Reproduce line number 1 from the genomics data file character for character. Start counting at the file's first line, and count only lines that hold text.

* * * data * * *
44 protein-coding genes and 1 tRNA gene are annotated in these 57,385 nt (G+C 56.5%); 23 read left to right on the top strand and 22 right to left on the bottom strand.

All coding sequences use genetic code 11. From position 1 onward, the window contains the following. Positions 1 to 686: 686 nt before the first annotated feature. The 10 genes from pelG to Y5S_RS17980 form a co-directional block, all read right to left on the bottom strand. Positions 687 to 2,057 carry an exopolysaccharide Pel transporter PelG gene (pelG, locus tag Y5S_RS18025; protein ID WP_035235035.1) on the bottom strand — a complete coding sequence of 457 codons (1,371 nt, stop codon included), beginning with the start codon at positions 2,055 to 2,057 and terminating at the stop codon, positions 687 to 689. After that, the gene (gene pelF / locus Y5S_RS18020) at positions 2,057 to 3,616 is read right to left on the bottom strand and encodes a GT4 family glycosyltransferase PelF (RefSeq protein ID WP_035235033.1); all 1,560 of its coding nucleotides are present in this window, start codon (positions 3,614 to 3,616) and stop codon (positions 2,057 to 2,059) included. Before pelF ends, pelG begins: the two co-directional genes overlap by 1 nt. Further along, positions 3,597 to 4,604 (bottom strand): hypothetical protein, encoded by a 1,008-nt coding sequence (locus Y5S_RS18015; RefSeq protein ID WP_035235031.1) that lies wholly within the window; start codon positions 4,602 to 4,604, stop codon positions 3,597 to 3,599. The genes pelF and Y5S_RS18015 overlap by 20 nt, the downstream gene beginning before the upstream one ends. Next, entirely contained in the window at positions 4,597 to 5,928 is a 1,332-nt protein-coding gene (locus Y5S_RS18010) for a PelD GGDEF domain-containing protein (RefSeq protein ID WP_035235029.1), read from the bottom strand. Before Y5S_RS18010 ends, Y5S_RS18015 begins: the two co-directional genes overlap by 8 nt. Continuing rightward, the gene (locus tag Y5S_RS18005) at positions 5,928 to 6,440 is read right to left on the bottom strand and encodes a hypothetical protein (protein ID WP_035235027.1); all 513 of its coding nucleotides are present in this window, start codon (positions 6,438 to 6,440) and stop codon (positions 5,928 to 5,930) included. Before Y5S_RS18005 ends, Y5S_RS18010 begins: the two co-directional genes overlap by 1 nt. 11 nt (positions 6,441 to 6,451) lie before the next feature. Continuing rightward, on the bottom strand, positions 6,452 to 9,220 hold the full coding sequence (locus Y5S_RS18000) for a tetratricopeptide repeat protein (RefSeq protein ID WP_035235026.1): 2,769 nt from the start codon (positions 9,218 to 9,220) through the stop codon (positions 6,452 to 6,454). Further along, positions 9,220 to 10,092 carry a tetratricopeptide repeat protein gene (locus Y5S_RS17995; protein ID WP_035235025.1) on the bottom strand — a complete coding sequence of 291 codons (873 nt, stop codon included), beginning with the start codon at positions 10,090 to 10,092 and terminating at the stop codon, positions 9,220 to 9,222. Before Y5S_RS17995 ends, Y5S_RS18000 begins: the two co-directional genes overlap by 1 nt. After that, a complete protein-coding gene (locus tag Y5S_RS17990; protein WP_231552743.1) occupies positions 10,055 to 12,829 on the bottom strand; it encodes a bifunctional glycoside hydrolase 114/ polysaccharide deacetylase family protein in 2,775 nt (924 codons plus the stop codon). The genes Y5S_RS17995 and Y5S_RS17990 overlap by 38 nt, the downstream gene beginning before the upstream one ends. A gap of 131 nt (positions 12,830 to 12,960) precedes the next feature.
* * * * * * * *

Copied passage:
44 protein-coding genes and 1 tRNA gene are annotated in these 57,385 nt (G+C 56.5%); 23 read left to right on the top strand and 22 right to left on the bottom strand.